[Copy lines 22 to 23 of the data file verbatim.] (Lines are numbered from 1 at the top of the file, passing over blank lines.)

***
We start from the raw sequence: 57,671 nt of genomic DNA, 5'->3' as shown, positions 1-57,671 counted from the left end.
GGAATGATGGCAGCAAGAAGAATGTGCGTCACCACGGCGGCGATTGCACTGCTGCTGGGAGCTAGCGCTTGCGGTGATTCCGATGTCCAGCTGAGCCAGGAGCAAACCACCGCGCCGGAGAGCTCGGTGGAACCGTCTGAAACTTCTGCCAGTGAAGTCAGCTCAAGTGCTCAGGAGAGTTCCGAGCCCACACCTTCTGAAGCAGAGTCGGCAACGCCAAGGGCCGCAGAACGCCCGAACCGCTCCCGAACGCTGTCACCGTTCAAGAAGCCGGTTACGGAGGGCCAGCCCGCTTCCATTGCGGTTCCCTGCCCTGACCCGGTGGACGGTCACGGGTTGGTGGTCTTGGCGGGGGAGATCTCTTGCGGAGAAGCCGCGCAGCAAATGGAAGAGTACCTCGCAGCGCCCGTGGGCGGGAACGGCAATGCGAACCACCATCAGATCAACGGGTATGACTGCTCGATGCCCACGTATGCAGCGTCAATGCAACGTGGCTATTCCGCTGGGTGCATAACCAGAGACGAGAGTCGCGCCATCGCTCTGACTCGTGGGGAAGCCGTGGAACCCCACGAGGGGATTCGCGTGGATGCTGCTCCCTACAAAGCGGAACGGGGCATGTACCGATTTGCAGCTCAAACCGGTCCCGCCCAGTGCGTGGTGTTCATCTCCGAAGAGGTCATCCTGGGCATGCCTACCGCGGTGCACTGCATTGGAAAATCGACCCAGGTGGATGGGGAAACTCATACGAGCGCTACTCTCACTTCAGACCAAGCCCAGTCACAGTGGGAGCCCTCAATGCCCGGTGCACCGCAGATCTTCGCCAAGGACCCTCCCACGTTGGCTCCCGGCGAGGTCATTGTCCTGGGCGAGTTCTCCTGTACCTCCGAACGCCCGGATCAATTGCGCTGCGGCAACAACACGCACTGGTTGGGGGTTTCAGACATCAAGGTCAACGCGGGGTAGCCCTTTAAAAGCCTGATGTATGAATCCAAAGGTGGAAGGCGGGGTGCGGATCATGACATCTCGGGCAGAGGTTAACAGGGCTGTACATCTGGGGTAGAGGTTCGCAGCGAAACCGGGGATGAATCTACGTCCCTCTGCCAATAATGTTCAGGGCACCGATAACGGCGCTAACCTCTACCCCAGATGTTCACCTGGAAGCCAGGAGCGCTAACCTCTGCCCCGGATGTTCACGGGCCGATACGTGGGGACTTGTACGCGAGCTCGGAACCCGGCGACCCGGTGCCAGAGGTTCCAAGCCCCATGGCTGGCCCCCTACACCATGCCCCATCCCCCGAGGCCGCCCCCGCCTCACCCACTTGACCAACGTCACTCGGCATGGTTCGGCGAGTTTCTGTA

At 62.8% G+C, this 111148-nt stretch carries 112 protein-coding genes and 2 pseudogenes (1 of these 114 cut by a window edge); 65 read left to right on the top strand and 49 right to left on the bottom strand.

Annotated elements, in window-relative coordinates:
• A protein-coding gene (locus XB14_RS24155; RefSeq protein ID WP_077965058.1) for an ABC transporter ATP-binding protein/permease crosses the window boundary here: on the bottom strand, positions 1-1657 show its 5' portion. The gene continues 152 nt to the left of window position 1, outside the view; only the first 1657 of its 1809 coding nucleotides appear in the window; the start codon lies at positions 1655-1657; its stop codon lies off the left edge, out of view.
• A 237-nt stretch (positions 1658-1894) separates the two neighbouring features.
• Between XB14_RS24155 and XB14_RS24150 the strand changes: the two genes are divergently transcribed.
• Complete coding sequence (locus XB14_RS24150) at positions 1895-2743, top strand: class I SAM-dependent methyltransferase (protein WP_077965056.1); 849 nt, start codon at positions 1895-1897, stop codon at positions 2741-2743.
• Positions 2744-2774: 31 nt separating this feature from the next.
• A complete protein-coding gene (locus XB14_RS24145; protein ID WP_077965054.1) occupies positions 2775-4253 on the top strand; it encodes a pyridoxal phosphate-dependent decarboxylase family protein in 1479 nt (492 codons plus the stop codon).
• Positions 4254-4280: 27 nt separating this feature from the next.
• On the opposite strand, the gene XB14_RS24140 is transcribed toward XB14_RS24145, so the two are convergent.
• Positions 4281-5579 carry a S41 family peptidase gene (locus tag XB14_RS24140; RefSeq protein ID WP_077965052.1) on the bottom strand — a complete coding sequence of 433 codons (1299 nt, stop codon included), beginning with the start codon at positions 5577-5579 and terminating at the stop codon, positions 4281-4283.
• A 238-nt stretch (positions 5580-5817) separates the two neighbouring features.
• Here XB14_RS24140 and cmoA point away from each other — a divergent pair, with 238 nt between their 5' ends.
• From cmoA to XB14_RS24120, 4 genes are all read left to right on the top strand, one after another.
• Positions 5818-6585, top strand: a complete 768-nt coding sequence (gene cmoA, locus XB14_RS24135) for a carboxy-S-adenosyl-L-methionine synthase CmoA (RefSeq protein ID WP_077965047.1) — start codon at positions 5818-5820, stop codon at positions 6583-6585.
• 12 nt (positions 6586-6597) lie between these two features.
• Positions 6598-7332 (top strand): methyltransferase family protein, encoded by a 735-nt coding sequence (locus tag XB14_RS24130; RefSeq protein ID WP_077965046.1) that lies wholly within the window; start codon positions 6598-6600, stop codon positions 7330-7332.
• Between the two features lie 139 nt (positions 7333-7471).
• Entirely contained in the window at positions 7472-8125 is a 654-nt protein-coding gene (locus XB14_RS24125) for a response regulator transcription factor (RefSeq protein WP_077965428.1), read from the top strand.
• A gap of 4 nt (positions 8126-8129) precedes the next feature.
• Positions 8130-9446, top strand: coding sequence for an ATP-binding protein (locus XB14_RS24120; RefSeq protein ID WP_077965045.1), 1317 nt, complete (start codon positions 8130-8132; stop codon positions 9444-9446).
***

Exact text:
• A gap of 4 nt (positions 8126-8129) precedes the next feature.
• Positions 8130-9446, top strand: coding sequence for an ATP-binding protein (locus XB14_RS24120; RefSeq protein ID WP_077965045.1), 1317 nt, complete (start codon positions 8130-8132; stop codon positions 9444-9446).